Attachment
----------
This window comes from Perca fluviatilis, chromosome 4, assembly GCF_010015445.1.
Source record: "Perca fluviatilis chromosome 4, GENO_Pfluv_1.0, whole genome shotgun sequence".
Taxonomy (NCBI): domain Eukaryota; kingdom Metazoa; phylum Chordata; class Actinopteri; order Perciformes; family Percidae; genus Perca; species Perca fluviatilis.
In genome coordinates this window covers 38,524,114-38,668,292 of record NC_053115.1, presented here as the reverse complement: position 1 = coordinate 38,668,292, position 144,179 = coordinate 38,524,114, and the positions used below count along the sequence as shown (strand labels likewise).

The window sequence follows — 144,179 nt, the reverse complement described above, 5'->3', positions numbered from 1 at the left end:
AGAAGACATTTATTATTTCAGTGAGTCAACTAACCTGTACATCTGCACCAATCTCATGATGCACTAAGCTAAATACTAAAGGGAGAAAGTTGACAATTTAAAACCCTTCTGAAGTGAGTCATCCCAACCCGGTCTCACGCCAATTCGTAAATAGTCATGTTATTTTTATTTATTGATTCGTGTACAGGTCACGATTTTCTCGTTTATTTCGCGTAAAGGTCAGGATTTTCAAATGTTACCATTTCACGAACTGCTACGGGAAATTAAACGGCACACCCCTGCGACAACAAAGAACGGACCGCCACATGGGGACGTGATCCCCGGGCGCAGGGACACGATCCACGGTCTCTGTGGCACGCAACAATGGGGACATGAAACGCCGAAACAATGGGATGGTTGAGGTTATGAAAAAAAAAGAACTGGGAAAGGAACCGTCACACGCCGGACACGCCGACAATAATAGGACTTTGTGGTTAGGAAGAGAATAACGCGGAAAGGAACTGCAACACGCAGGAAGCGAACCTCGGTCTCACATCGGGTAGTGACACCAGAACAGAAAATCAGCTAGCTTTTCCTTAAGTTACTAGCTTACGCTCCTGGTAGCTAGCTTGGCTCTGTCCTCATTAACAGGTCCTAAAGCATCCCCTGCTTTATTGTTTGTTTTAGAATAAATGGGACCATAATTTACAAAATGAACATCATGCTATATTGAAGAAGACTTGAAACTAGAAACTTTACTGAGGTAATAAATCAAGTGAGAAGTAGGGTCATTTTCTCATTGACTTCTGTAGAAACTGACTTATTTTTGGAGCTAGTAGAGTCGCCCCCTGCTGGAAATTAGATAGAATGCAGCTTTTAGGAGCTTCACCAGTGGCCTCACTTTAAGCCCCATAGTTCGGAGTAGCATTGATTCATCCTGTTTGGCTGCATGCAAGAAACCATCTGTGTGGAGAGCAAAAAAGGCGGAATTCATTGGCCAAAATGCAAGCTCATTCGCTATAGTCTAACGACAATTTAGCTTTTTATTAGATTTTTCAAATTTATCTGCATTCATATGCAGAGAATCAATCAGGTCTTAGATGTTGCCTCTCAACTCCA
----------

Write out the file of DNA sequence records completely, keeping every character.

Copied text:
This window comes from Perca fluviatilis, chromosome 4, assembly GCF_010015445.1.
Source record: "Perca fluviatilis chromosome 4, GENO_Pfluv_1.0, whole genome shotgun sequence".
Taxonomy (NCBI): domain Eukaryota; kingdom Metazoa; phylum Chordata; class Actinopteri; order Perciformes; family Percidae; genus Perca; species Perca fluviatilis.
In genome coordinates this window covers 38,524,114-38,668,292 of record NC_053115.1, presented here as the reverse complement: position 1 = coordinate 38,668,292, position 144,179 = coordinate 38,524,114, and the positions used below count along the sequence as shown (strand labels likewise).

The window sequence follows — 144,179 nt, the reverse complement described above, 5'->3', positions numbered from 1 at the left end:
AGAAGACATTTATTATTTCAGTGAGTCAACTAACCTGTACATCTGCACCAATCTCATGATGCACTAAGCTAAATACTAAAGGGAGAAAGTTGACAATTTAAAACCCTTCTGAAGTGAGTCATCCCAACCCGGTCTCACGCCAATTCGTAAATAGTCATGTTATTTTTATTTATTGATTCGTGTACAGGTCACGATTTTCTCGTTTATTTCGCGTAAAGGTCAGGATTTTCAAATGTTACCATTTCACGAACTGCTACGGGAAATTAAACGGCACACCCCTGCGACAACAAAGAACGGACCGCCACATGGGGACGTGATCCCCGGGCGCAGGGACACGATCCACGGTCTCTGTGGCACGCAACAATGGGGACATGAAACGCCGAAACAATGGGATGGTTGAGGTTATGAAAAAAAAAGAACTGGGAAAGGAACCGTCACACGCCGGACACGCCGACAATAATAGGACTTTGTGGTTAGGAAGAGAATAACGCGGAAAGGAACTGCAACACGCAGGAAGCGAACCTCGGTCTCACATCGGGTAGTGACACCAGAACAGAAAATCAGCTAGCTTTTCCTTAAGTTACTAGCTTACGCTCCTGGTAGCTAGCTTGGCTCTGTCCTCATTAACAGGTCCTAAAGCATCCCCTGCTTTATTGTTTGTTTTAGAATAAATGGGACCATAATTTACAAAATGAACATCATGCTATATTGAAGAAGACTTGAAACTAGAAACTTTACTGAGGTAATAAATCAAGTGAGAAGTAGGGTCATTTTCTCATTGACTTCTGTAGAAACTGACTTATTTTTGGAGCTAGTAGAGTCGCCCCCTGCTGGAAATTAGATAGAATGCAGCTTTTAGGAGCTTCACCAGTGGCCTCACTTTAAGCCCCATAGTTCGGAGTAGCATTGATTCATCCTGTTTGGCTGCATGCAAGAAACCATCTGTGTGGAGAGCAAAAAAGGCGGAATTCATTGGCCAAAATGCAAGCTCATTCGCTATAGTCTAACGACAATTTAGCTTTTTATTAGATTTTTCAAATTTATCTGCATTCATATGCAGAGAATCAATCAGGTCTTAGATGTTGCCTCTCAACTCCA